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Thursday August 3, 2000

CH-47D: Boeing to pay up to $54 million

WASHINGTON, USA ( Reuters ) - Boeing Co. has agreed to pay up to $54 million to settle two lawsuits alleging the Seattle-based defence contractor placed defective gears in helicopters sold to the U.S. Army, the Justice Department said on Thursday.

The department alleged the gears in CH-47D ``Chinook'' helicopters failed in at least three flights in the late 1980s and early 1990s, including one in 1991 during the Gulf War, resulting in crashes and a number of deaths and injuries.

The Justice Department said Boeing used two subcontractors -- Litton Precision Gear of Bedford Park, Illinois and SPECO Corp. of Springfield, Ohio -- to make the transmission gears for the helicopter, which can carry up to 33 soldiers and a four-person flight crew.

``This case demonstrates the tragic consequences that can occur when faulty parts are sold to the Defence Department,'' Acting Assistant Attorney General David Ogden said in a statement announcing the settlement agreement.

``The lives of our service members, not only dollars, are at stake. This lawsuit sends a message that the United States will not stand by if contractors provide our military with substandard and dangerous equipment,'' he said.

In the settlement agreement, Boeing denied all the allegations in the lawsuits and maintained it did not submit false claims to the government or engage ``in any conduct in violation of law or of its contractual obligations.''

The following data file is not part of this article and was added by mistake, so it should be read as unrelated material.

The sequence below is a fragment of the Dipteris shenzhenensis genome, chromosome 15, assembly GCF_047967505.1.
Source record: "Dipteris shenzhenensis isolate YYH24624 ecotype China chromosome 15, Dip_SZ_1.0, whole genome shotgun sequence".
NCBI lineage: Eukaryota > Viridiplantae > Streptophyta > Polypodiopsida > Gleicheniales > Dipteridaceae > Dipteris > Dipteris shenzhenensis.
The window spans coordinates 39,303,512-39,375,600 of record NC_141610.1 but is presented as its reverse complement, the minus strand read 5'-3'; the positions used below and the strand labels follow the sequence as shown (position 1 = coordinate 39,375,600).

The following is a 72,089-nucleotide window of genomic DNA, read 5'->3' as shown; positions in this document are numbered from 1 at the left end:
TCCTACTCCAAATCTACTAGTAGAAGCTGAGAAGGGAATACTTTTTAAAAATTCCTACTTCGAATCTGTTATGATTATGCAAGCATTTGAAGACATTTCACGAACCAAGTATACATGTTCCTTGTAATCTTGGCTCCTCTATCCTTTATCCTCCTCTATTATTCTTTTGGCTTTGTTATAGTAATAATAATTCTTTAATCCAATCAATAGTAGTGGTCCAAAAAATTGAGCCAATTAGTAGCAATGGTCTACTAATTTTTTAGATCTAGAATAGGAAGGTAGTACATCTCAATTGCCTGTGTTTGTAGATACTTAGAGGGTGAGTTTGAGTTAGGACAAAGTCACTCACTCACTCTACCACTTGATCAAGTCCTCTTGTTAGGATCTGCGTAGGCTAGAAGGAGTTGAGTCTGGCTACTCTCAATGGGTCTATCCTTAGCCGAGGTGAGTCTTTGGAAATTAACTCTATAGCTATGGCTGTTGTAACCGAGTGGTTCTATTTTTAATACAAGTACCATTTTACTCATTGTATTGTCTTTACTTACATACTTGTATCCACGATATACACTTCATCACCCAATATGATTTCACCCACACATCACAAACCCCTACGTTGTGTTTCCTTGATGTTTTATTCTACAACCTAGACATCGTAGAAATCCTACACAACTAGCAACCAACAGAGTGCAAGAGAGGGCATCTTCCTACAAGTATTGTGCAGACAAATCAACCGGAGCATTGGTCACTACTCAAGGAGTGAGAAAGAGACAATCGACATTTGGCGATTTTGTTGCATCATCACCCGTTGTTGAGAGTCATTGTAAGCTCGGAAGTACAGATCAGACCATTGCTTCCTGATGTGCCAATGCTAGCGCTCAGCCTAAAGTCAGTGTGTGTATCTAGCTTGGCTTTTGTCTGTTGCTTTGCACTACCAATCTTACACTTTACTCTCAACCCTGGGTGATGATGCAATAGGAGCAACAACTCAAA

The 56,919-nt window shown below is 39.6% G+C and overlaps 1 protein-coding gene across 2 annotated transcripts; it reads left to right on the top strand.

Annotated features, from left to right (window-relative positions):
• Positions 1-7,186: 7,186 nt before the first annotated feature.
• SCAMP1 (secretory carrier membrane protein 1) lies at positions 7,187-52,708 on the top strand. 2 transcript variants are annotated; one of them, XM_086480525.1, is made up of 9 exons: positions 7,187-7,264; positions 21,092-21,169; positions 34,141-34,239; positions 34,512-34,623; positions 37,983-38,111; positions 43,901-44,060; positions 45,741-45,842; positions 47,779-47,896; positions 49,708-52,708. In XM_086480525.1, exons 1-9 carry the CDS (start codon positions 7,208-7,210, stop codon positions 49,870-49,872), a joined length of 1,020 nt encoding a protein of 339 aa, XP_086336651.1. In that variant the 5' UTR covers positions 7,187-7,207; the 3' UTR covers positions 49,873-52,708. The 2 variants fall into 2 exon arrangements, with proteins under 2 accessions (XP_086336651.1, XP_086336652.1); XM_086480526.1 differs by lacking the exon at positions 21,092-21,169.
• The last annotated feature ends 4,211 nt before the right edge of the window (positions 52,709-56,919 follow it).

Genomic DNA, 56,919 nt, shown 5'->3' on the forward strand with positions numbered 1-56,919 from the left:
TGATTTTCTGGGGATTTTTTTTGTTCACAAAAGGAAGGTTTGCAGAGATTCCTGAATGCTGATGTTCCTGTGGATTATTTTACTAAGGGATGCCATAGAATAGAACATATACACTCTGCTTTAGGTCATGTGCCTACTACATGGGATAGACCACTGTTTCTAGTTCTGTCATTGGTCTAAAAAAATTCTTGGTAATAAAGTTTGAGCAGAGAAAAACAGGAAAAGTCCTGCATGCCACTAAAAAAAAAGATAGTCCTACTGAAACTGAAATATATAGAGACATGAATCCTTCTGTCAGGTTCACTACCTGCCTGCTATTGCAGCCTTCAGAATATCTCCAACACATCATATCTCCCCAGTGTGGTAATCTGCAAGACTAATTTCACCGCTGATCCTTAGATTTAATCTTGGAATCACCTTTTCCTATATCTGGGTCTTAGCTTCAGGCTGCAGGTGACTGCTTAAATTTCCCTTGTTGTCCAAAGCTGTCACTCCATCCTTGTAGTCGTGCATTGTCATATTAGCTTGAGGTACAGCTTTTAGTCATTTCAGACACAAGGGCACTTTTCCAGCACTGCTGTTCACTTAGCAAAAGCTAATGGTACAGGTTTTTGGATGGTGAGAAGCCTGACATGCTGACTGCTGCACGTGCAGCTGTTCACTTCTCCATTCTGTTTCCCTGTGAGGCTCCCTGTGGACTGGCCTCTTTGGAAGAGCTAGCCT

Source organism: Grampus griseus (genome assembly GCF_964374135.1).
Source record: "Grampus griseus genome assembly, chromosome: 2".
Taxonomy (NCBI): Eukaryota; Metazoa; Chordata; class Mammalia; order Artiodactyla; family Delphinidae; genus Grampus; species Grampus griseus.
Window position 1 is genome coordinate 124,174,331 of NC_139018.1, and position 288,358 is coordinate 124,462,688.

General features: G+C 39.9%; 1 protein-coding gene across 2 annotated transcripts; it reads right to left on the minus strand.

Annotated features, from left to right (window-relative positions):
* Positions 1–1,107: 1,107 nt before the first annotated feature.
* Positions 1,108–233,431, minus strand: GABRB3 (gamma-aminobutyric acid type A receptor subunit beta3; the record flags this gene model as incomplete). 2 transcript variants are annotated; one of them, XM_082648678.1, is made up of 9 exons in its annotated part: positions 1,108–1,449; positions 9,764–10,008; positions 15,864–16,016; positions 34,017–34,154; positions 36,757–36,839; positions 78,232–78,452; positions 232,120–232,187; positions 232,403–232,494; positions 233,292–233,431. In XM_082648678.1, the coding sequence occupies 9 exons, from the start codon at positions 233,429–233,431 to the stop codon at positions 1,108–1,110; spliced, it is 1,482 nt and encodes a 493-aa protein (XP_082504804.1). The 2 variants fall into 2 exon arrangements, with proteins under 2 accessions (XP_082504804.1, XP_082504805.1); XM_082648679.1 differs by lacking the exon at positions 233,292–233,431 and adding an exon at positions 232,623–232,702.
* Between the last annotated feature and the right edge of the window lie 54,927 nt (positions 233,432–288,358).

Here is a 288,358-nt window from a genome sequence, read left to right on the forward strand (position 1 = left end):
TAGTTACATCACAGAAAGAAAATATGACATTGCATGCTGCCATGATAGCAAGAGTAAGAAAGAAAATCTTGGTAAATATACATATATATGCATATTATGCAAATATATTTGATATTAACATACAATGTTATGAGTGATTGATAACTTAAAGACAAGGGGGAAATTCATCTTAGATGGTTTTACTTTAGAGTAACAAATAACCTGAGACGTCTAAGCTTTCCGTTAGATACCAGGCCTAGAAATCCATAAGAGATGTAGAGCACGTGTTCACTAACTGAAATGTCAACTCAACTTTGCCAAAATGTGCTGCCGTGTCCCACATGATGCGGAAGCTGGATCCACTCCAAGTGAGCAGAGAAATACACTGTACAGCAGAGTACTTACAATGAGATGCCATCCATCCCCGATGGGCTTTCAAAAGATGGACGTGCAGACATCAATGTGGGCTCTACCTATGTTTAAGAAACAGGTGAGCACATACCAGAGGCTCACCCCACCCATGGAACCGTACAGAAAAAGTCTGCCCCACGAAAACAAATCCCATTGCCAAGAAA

Boeing said in a statement that it ``believes that it acted not only legally but also ethically and responsibly in addressing the issues covered by this litigation.''

The company said it entered into the settlement agreement ``because resolving this protracted litigation is in the best interests of both Boeing and its U.S. Army customer.''

The Justice Department said one of the gears manufactured by Litton Precision Gear -- which Boeing bought from Litton Industries Inc. (NYSE:LIT - news) in 1994 -- failed in flight in Honduras in 1988, causing the helicopter to crash and burn and killing five servicemen.

Two gears manufactured by SPECO failed in flight, the department said. One crash occurred in 1991 in Saudi Arabia during the Gulf War, injuring two individuals, while the other incident involved a training flight in 1993 at Ft. Meade, Maryland.

The Justice Department said the Army's Chinook fleet has been partially grounded since January because of additional defects found in SPECO transmission gears, which are being replaced.

In 1997, SPECO, which filed for bankruptcy, settled the allegations against it by agreeing to pay the government $7.5 million.

The civil lawsuits, brought under the so-called whistle-blower law, were filed in federal court in Ohio by Brett Roby, a former SPECO quality engineer.

The U.S. government joined the lawsuits, which alleged that Boeing and its subcontractors violated the federal false claims law by selling the Army more than 140 helicopters with defective gears, the department said.

Of the $54 million, Roby will get $10.5 million while the rest will go to the federal government.

Of the $54 million to be paid by Boeing, $19 million plus interest will depend on the outcome of the aircraft manufacturer's appeal of two legal issues, the department said. A federal judge in Ohio previously ruled for the government.

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